Other times, women will come to you because they know that something is wrong. Bleeding, a cramping hurt that won't go away, a fever or vomiting that won't quit. They might pick you out of the phone book or off the internet because they have something that seems urgent, and these are likely to be the most vulnerable - the young, the uninsured, the scared - because they're the ones who don't have formal resources or the means to access them. They think you're a doctor because, really, who else would advertise pregnancy care? But you, you're not trained to know what a septic abortion looks like. You don't have a blood pressure cuff in the office because you're not a medical provider, so you won't see the frightening highs of pre-eclampsia or the ominous lows of a bleeding-out tubal pregnancy. You've never seen an eclamptic seizure - they're rare but not unheard of in first-world nations these days - and you don't have a stock of IV meds (or IVs) in a back closet to stop them if they occur, nor would you know one if it happened in front of you. No lab is on sight to check serial hematocrits, and you don't know the rule-of-thumb cutoff for how much blood is ok to pass during a miscarriage and how much needs to send a woman packing to the emergency room in a hurry. Because you aren't trained to know these things and you aren't required to be. You don't do the routine urinalyses that every prenatal provider performs to detect asympotmatic bacteria in the urine because it's been shown that this can lead to higher rates of first trimester pregnancy loss. Because you aren't a medical provider. You just conveniently forgot to advertise that. You just have the office, the equipment, the receptionist, the fancy name, the business cards, the works. All your missing is the training, the competence, the actual medicine.

There's a phrase for this. Some people like to call it "practicing medicine without a license." I have a different word for it. I like to call it "fraud." Because crisis pregnancy centers are not regulated by any practicing board, you do not have to have a physician present or even employed there. You don't have to disclose that fact to your clientele. You just get yourself one of those fancy machines and go to it. You just hope that you don't have ever have to answer hard questions, because that's the kind of people you are: starry-eyed, pragmatic in your one goal of stopping abortions. Nothing else matters.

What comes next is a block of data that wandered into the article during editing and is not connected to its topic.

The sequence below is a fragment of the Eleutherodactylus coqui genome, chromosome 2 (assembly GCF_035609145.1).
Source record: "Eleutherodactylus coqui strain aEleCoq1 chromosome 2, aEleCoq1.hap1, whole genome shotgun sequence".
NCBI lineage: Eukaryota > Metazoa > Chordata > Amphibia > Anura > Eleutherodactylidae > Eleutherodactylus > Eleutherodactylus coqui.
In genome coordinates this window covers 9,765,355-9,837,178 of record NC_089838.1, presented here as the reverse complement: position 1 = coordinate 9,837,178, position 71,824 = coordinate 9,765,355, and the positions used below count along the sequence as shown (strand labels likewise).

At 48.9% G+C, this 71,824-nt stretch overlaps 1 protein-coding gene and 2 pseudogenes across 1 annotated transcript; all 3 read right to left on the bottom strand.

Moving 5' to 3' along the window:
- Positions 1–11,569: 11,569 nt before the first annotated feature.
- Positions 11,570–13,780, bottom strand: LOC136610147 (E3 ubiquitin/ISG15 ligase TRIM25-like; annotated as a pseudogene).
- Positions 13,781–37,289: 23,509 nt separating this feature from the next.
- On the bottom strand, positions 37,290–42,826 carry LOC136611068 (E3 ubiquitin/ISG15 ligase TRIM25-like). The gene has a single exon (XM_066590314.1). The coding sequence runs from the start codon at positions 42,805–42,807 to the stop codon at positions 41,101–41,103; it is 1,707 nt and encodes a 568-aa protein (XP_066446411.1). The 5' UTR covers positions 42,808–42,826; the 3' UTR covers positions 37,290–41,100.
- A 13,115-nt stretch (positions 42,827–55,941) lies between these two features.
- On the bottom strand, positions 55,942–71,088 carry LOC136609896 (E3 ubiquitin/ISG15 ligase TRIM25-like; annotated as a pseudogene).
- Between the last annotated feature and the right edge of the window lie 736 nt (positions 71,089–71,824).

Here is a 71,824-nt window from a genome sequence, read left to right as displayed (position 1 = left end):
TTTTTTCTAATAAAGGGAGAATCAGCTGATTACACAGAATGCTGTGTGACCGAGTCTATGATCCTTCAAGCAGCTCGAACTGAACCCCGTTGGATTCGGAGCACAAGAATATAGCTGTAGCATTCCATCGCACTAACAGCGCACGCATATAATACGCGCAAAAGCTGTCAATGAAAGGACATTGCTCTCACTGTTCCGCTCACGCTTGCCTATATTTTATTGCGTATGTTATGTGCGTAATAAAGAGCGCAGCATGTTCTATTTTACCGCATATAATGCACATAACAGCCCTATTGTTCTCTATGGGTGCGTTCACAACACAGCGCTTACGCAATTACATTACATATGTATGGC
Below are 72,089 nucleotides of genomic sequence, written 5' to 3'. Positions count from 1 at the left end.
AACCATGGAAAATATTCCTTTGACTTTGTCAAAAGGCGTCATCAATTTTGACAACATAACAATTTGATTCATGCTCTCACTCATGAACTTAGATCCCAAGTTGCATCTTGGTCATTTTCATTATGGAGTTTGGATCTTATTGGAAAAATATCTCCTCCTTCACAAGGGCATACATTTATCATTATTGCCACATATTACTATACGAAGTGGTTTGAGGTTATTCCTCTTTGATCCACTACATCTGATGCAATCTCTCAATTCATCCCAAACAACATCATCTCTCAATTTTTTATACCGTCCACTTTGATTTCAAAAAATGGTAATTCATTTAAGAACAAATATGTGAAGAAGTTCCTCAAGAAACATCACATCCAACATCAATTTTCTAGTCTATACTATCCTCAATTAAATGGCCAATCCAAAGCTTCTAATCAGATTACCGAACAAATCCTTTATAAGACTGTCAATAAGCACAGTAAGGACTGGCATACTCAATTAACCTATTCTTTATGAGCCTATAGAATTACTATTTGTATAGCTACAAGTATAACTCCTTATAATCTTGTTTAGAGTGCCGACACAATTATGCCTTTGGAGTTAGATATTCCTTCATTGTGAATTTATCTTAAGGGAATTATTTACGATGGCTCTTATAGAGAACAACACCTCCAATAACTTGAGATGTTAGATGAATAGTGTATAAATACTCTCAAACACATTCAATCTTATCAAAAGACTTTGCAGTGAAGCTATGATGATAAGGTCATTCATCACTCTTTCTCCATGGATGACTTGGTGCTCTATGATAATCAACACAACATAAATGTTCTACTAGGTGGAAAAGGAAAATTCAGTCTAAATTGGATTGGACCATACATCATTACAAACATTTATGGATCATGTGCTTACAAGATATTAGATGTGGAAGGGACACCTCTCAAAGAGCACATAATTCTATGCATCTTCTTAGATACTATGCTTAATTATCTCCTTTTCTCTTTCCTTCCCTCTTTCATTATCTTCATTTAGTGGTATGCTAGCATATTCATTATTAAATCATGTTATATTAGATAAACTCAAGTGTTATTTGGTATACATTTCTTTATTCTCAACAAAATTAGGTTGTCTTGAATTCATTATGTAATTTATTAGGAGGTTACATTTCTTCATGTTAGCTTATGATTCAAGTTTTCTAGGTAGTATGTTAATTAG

I know, third-hand, of a young woman, some time ago (almost a year now), in another city far from my own. She was happily pregnant and luckily insured, but a little broke as twenty-somethings often are. Knew she needed prenatal care but wasn't sure how to get to an obstetrician covered by her insurer any time soon. She opened the phone book. She saw an ad, she called a number. They saw her that day. Her pregnancy test was predictably positive, she was roundly congratulated. An easy catch - she wanted the baby, too far along to abort anyhow. It was near the end of the office day and their usual ultrasound tech (and I use that term loosely, because US techs are highly trained technicians, and I do not vouch for that particular person's skills and certification) was already home, so another staff member agreed to a quick scan. She put the probe onto the swelling belly. She looked for a heartbeat. She looked some more. She scanned for some time and found nothing. She put away the machine and told the young woman to go to the emergency room, post-haste.

The story is open-ended. I never found out if her scare was real - and that this clinic just dumped her into the several-hour queue at the crowded ER with a dead baby in her belly and tears streaming down her face - or if it was merely a case of epically untrained reading on the part of the clinic staff, causing untold quantities of temporary (but happily resolved) heartbreak.

What I do know is that this behavior defies every tenet of professionalism ever committed to the human canon of such things. And that if it is not criminal in its encroachment on medical practice without training or licensure, it damn well should be. But most of all, it points yet again to what we all know about the pro-life drive: babies first. Women last. Babies first at the expense of women. Babies first even if it means lying to women. Babies first even if it means interfering with the sane and safe medical evaluation and treatment of pregnancies both normal and hazardous.

Babies first.


Who gives a rat's ass about them.

Kind of sums up the whole movement in one neat little package.

Cross-posted at my home blog, Loose Chicks Sink Ships.